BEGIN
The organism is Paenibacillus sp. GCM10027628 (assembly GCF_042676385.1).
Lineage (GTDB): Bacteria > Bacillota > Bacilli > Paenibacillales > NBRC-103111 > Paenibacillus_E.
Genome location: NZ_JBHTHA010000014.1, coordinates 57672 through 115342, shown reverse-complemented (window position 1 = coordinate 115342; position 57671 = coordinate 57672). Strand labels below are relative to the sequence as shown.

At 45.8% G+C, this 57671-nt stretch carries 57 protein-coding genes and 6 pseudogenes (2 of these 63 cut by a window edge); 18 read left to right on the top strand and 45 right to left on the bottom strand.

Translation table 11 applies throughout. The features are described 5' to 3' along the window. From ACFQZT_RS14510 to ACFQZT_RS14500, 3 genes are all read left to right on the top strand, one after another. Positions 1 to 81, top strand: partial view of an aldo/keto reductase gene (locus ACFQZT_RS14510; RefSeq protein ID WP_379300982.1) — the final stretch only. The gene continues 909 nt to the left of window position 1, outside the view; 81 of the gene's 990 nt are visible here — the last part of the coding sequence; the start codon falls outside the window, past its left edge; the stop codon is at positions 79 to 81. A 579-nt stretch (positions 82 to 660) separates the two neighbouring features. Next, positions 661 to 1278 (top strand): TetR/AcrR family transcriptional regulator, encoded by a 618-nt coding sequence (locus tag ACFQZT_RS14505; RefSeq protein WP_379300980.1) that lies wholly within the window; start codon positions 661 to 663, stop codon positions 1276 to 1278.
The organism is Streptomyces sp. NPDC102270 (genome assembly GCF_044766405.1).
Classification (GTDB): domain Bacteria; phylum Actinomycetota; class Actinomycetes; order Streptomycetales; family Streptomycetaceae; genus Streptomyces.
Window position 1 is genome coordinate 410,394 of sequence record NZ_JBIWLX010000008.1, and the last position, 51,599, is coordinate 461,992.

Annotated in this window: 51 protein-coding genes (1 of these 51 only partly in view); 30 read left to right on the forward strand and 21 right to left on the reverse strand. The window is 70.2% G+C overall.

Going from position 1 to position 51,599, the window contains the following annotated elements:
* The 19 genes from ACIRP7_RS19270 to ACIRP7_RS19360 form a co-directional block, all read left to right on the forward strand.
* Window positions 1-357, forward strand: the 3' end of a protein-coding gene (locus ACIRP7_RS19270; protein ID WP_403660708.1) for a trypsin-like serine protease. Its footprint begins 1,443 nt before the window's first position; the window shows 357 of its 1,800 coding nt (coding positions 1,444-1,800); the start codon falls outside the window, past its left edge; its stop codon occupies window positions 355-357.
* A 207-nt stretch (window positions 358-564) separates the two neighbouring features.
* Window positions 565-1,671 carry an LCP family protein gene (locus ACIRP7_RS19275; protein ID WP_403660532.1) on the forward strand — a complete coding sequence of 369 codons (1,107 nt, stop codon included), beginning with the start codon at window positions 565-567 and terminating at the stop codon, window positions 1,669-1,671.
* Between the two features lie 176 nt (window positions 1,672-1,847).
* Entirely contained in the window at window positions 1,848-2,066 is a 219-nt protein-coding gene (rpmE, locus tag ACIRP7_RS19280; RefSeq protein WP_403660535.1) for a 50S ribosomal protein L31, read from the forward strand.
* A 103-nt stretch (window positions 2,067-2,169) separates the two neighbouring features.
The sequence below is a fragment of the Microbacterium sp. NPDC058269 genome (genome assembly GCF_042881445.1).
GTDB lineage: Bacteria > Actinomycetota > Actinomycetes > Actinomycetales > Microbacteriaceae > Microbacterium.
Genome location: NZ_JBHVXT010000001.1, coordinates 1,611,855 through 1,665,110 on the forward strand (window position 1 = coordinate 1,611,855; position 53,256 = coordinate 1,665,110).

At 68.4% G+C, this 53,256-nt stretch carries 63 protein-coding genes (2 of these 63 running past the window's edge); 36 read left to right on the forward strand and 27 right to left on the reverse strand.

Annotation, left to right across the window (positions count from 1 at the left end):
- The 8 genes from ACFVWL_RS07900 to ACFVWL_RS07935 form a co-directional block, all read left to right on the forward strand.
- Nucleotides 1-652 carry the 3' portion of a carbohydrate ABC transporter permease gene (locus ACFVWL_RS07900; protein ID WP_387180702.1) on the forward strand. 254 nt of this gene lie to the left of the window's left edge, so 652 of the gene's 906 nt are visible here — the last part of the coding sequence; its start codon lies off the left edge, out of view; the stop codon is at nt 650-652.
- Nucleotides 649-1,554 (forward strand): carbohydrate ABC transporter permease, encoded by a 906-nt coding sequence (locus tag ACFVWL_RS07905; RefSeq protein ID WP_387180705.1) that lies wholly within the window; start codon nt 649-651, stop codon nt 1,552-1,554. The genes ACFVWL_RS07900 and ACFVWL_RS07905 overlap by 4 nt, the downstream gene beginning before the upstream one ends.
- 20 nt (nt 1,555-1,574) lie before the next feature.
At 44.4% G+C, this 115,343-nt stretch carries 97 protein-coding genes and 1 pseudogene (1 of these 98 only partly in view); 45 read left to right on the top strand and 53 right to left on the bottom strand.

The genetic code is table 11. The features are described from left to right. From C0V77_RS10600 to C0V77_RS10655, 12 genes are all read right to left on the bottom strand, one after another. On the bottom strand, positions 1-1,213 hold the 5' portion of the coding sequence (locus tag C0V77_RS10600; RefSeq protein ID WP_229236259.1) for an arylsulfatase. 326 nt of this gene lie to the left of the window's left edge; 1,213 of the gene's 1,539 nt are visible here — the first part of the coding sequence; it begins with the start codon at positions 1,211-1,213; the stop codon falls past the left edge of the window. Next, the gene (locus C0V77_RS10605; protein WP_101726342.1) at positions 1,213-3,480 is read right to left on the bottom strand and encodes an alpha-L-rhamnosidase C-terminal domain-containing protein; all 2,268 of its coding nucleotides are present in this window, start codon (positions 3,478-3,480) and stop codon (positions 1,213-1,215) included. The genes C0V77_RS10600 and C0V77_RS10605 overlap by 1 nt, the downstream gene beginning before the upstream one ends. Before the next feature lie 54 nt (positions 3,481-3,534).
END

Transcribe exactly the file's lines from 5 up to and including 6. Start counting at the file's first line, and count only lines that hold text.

Translation table 11 applies throughout. The features are described 5' to 3' along the window. From ACFQZT_RS14510 to ACFQZT_RS14500, 3 genes are all read left to right on the top strand, one after another. Positions 1 to 81, top strand: partial view of an aldo/keto reductase gene (locus ACFQZT_RS14510; RefSeq protein ID WP_379300982.1) — the final stretch only. The gene continues 909 nt to the left of window position 1, outside the view; 81 of the gene's 990 nt are visible here — the last part of the coding sequence; the start codon falls outside the window, past its left edge; the stop codon is at positions 79 to 81. A 579-nt stretch (positions 82 to 660) separates the two neighbouring features. Next, positions 661 to 1278 (top strand): TetR/AcrR family transcriptional regulator, encoded by a 618-nt coding sequence (locus tag ACFQZT_RS14505; RefSeq protein WP_379300980.1) that lies wholly within the window; start codon positions 661 to 663, stop codon positions 1276 to 1278.
The organism is Streptomyces sp. NPDC102270 (genome assembly GCF_044766405.1).